This book retraces the severity of the impact of colonialism and Western philosophy on the making of Indian thought. It highlights the general tendency in contemporary Indian philosophy to avoid direct dialogue as opposed to the rich and elaborate debates that formed the pivot of classical Indian tradition. The author peruses works in and on Indian philosophy, searching for possible and hidden dialogues and identifies three important areas where there is a clear possibility of dialogue: between Swami Vivekananda and Mahatma (...) Gandhi, V.D. Savarkar and Mahatma Gandhi, and Sri Aurobindo and K.C. Bhattacharya. He retrieves these debates on state and pre-modern society, religion, and politics, and science and spiritualism respectively. He concludes by indicating possible directions that Indian philosophy can take, and explicates the nature of the postcolonial self not merely at a political level but by restoring the metaphysical texts of contemporary India. This book will be of considerable interest not only to students and scholars of Indian philosophy and religious studies but to scholars of politics and sociology as well. (shrink)
This, the third Volume in this Encyclopedia to deal with Buddhist philosophy, takes the reader from the middle of the sixth. Many of the authors and texts treated here are not well known to the casual student of Buddhism.
Original in content and approach, Philosophy in Classical India focuses on the rational principles of Indian philosophical theory, rather than the mysticism usually associated with it. Ganeri explores the philosophical projects of a number of major Indian philosophers and looks into the methods of rational inquiry deployed within these projects. In so doing, he illuminates a network of mutual reference and criticism, influence and response, in which reason is simultaneously used constructively and to call itself into question.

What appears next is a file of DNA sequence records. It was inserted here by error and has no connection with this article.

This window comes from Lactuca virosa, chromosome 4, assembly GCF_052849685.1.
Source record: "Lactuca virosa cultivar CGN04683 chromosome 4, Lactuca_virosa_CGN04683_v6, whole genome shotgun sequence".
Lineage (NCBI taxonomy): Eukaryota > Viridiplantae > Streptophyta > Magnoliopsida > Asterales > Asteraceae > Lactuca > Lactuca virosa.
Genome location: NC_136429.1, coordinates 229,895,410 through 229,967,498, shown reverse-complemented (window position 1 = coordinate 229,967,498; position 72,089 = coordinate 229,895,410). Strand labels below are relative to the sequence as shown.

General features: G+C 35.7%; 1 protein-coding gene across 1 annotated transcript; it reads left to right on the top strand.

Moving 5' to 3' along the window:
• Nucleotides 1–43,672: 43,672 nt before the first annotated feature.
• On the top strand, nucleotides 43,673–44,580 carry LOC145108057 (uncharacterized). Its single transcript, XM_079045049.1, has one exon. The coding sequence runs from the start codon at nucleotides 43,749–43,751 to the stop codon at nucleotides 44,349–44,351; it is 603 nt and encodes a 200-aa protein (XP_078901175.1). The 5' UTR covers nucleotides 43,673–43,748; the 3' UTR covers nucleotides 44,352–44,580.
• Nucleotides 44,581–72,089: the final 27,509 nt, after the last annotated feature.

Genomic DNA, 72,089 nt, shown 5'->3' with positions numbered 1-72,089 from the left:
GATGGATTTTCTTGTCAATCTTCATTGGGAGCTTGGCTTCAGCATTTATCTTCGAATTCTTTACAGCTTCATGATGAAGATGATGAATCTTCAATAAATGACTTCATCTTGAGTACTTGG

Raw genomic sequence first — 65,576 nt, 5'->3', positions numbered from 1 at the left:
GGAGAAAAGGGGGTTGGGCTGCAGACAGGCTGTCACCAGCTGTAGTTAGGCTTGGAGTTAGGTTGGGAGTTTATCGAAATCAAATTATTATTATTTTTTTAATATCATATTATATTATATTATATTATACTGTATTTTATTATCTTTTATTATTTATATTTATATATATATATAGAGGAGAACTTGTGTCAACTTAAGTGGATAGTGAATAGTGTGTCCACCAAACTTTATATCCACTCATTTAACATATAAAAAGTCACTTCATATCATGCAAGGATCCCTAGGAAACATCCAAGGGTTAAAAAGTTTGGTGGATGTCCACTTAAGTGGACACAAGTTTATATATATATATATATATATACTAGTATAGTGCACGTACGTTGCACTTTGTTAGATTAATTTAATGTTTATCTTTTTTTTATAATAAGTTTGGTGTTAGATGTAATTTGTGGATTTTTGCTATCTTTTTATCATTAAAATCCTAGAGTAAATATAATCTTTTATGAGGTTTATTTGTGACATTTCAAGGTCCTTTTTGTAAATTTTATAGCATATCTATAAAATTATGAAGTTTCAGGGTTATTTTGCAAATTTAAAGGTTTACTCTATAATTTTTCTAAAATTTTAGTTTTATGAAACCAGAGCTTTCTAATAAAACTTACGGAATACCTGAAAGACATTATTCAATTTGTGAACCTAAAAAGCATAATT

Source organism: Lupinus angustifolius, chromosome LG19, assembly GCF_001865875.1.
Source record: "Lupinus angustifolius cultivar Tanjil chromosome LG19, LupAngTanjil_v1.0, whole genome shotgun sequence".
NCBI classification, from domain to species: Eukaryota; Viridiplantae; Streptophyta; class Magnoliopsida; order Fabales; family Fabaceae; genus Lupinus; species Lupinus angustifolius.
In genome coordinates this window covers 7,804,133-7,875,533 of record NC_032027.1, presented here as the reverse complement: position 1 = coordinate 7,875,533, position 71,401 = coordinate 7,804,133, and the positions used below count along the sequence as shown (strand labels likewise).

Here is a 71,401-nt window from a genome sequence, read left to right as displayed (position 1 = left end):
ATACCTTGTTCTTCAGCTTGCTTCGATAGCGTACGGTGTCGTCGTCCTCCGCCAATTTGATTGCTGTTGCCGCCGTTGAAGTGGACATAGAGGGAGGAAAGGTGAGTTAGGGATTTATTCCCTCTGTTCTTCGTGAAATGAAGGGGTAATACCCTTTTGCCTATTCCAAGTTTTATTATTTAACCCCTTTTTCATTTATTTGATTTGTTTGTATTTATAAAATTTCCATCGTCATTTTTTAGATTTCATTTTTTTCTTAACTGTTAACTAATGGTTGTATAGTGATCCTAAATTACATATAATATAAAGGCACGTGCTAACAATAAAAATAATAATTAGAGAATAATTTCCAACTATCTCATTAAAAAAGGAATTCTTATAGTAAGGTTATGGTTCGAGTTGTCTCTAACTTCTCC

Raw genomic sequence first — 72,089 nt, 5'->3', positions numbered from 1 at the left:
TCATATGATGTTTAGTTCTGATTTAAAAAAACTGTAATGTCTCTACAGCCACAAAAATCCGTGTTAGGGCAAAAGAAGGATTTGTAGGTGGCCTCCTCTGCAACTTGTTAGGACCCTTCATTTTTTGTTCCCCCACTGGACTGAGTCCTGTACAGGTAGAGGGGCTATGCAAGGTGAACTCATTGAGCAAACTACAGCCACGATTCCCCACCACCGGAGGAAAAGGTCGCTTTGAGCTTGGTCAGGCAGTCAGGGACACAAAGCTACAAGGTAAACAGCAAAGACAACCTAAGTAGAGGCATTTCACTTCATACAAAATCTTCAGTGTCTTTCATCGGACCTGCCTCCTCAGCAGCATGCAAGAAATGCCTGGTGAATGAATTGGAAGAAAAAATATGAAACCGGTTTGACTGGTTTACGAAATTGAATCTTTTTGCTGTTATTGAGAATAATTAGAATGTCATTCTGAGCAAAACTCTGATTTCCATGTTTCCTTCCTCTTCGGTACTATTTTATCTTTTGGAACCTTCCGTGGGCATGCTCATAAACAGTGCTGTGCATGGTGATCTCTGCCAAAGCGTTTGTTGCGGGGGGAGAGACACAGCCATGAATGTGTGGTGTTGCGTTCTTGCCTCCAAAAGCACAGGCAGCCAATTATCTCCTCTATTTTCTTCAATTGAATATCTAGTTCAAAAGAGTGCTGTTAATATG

India has a long, rich, and diverse tradition of philosophical thought, spanning some two and a half millenia and encompassing several major religious traditions. Now, in this intriguing introduction to Indian philosophy, the diversity of Indian thought is emphasized. It is structured around six schools of thought that have received classic status. Sue Hamilton explores how the traditions have attempted to understand the nature of reality in terms of inner or spiritual quest and introduces distinctively Indian concepts, such as karma (...) and rebirth. She also explains how Indian thinkers have understood issues of reality and knowledge-issues that re also an important part of the Western philosophical tradition. (shrink)
v. 1. The philosophy of the Veda and of the epic.--The Buddha and the Jina.--The Sāmkhya and the classical Yoga-system.--v. 2. The Nature-philosophical schools and the Vaiśeṣika system.--The system of the Jaina.--The materialism.
Most writings on Indian philosophy assume that its central concern is with moska, that the Vedas along with the Upanishadic texts are at its root and that it consists of six orthodox systems knowns as Mimamasa, Vedanta, Nyaya, Vaisesika, Samkhya, and Yoga, on the one hand and three unorthodox systems: Buddhism, Jainism and Carvaka, on the other. Besides these, they accept generally the theory of Karma and the theory of Purusartha as parts of what the Indian tradition thinks about human (...) action. The essays in this volume question these assumptions and show that there is little ground for accepting them. A new counter-perspective is presented for the articulation of the Indian philosophical tradition that breaks from the traditional frame in which it has usually been presented. (shrink)